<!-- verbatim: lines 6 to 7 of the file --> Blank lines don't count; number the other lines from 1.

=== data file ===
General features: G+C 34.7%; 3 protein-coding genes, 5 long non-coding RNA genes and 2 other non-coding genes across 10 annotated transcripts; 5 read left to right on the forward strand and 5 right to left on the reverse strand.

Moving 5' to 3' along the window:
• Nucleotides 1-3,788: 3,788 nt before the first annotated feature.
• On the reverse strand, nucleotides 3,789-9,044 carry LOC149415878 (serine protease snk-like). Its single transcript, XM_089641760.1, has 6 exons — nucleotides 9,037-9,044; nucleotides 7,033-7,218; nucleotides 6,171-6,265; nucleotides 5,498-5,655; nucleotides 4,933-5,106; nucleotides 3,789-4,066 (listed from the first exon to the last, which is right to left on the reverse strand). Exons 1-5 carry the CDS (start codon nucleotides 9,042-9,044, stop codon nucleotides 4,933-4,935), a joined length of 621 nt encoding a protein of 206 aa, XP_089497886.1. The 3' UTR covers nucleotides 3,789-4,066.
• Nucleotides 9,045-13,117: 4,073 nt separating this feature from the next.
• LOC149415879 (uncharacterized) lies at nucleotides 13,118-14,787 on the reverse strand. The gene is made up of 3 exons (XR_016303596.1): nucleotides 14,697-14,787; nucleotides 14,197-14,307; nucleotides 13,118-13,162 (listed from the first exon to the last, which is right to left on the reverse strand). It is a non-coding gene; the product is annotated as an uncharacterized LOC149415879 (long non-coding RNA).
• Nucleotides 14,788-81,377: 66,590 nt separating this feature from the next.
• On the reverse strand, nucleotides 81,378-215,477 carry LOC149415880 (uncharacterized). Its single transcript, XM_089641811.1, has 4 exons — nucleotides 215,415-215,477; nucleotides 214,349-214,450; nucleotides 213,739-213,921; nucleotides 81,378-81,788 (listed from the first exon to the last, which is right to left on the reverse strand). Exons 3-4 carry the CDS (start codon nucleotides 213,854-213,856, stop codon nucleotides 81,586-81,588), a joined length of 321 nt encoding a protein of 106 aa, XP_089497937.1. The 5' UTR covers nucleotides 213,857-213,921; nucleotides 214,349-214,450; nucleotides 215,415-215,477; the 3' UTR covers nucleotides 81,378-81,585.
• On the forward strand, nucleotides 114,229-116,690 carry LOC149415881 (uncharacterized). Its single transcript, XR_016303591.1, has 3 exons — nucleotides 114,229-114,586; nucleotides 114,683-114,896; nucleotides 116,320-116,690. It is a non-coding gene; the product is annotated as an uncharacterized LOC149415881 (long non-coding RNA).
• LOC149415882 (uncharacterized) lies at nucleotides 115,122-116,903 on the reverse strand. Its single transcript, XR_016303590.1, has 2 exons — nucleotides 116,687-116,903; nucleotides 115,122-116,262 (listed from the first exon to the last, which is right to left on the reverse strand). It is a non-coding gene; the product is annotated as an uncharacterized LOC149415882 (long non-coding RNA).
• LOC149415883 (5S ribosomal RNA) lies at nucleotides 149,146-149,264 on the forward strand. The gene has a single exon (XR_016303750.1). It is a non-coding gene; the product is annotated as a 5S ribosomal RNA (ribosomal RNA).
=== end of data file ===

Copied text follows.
• LOC149415879 (uncharacterized) lies at nucleotides 13,118-14,787 on the reverse strand. The gene is made up of 3 exons (XR_016303596.1): nucleotides 14,697-14,787; nucleotides 14,197-14,307; nucleotides 13,118-13,162 (listed from the first exon to the last, which is right to left on the reverse strand). It is a non-coding gene; the product is annotated as an uncharacterized LOC149415879 (long non-coding RNA).
• Nucleotides 14,788-81,377: 66,590 nt separating this feature from the next.